AuralSkillsICourseOutline
 

 

 

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Aural Skills I

MUSI 1116

 

The purpose of practice is to automate certain functions so that higher level thinking skills can be focused.

 

 

 

Course Outline

 

 

What you tolerate today becomes your standard tomorrow.


 

Skip to current Week #

 

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Aural Skills Exams:

Exam #1        Exam #2        Exam #3        Exam #4

Info:

Songlist     Songlist Printable    Notation Basics     Solfege Chromatic Syllables     Music Memory Devices

Practice tools:

Musictheory.net   Teoria.com     Interval Ear Trainer     Arpeggios     Virtual Keyboard     Solfege Daily Routine

Benward Ear Training MP3 Files     Games    Aural Skills SRS  Problem Intervals   Arpeggios

Materials:

Staff Paper     Staff Paper with Keyboard     Sizable Staff Paper/Keyboard

Download links:

Flash

 

HELP     Grade Calculator

 

Notes:

  1. This is an organic document!  It will change.  You are responsible for what is on this page, not a copy you made at the beginning of the semester.

  2. Be prepared to write in your ear-training book.  This book is not meant to be resold.  Write your name in your books.

  3. If something is not clear to you, ASK ME.  My schedule is on my door (122) or email me at vjohnson@tarleton.edu

  4. Please read this.

 

 

Week 1

Aug 27-Aug 30 

 

Preliminaries

 

  1. Syllabus

  2. Confirmation of registration for FYS course

  3. Theory placement exam

  4. A little advice from your friends

What are aural skills?  Recognizing and understanding what you are hearing

Applications

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Tuning

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Error detection - recognizing that what you are hearing is not what is notated or what you know is correct

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Playing by ear - you've heard a song (chords, a tune, or both); now, apply what you remember

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Improvising - not noodling, but hearing it in your head and producing it with your instrument

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Dictation - recognizing what you hear and writing it down

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Conducting - deriving the nature of a score simply by looking at it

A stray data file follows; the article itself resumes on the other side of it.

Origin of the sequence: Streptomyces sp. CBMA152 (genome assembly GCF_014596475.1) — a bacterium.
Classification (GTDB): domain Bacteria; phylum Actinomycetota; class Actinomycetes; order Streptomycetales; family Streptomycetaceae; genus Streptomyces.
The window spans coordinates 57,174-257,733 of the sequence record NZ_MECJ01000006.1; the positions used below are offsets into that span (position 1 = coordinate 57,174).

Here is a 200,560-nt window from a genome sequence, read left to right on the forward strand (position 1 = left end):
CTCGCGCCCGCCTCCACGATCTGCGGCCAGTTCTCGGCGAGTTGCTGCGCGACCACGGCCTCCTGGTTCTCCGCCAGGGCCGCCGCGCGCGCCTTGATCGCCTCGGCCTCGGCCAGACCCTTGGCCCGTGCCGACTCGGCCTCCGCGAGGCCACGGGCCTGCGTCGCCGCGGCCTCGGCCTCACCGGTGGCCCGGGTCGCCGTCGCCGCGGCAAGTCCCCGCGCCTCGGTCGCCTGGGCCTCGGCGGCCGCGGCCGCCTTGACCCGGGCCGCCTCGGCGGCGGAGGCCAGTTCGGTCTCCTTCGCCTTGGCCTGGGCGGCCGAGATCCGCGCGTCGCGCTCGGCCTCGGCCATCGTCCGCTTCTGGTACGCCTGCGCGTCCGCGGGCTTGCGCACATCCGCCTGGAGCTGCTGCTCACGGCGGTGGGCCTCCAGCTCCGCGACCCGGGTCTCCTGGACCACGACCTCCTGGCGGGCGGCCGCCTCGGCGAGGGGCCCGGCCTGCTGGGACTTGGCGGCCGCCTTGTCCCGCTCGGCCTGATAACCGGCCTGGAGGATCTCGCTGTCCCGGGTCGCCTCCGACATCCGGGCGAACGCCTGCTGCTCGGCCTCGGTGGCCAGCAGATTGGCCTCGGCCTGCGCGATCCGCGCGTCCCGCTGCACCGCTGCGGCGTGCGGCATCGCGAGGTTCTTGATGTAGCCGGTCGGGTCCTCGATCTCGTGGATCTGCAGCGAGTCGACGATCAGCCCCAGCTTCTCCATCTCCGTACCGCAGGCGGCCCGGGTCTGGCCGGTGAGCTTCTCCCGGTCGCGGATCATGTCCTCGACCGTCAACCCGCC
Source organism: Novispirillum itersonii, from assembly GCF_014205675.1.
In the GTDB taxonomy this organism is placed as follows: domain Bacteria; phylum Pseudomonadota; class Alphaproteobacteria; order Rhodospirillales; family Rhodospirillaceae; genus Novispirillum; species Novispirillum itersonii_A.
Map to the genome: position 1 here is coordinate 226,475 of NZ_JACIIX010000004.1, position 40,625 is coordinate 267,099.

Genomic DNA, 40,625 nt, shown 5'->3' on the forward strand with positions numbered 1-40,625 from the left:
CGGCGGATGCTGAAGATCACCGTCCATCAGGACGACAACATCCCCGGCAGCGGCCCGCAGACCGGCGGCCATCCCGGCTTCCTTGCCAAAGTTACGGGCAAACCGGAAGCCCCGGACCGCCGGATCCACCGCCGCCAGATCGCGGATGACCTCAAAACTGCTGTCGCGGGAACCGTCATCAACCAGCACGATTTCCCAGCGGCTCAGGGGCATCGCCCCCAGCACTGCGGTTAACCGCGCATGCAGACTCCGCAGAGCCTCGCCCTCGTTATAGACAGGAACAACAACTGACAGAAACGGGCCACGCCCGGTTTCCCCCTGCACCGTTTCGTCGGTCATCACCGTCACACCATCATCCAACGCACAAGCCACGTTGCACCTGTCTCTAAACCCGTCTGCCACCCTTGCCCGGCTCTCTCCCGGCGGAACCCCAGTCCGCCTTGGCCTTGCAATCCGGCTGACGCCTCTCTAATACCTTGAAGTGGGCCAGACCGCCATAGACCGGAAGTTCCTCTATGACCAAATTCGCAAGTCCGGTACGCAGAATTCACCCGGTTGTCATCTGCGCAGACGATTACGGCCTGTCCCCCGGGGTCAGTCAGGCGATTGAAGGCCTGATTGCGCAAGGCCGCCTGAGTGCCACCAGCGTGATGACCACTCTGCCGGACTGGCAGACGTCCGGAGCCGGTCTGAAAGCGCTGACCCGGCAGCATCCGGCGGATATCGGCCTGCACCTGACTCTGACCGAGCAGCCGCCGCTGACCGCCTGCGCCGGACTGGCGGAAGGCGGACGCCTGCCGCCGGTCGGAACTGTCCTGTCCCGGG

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Choral singing - looking/listening to the other parts in the score to find your own pitches

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And my favorite - knowing that your microwave oven beeps a perfect 5th above the tonic of the song you are listening to at the moment

 

Sight-singing demonstrates that you can audiate what you see.  Ear-training demonstrates that you can identify what you hear.

The link below leads to MP3 files of the recorded exercises for Ear Training: A Technique For Listening, 6th Edition, by Benward and Kolosick. Each MP3 file contains the exercises marked R in the textbook; each individual exercise in the section is preceded by a voice announcement. You can use these files to complete the exercises in your workbook.

Benward Ear Training MP3 Files

 

 

Thu

Place a link to this page on your desktop
On the top of this page, File - Send - Shortcut to desktop
 

Thu

Print 5 sheets of staff paper from link above or with keyboard on top here

Also print Notation Basics and Solfege Daily Routine and Arpeggios

ThuChoose group leaders and group names  Lab Groups
  

 

 

Solfege

Why use solfege?

Week 2

Sep 3-7   

 

Thu

Solfege song

Have a song (and a couple of back-ups) ready to lead with solfege syllables and handsigns.  Refer to this list for ideas.    Song List    Animated hand signs to follow

 

FriComputer Lab #1 
   

Instructions for 1st time use of Aurelia software:

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In the "login" screen, enter your TSU login data

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Use your real name (in the format of Lastname, Firstname) as log-in

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Enter your student ID# as your password

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Choose "Aural Skills I" as your class

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Click "Start"

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Then follow the directions given for the individual Computer Lab assignments

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Your results can be viewed by clicking on the File menu at the top of the page and choosing "Check your results".  Be sure to choose the topic you were working on.  This is the information I will have on my report.

 

Note:  Computer lab assignments must be completed by 5pm on assigned day to receive full credit.  You may complete these assignments ahead of time, if you wish.

 

  

 

 

 

Exercise:  Practice finding 'do' in random songs

Tonic Recognition and Name the Scale Degree

 

 

Week 3 

Sep10-14  

 

FriComputer Lab #2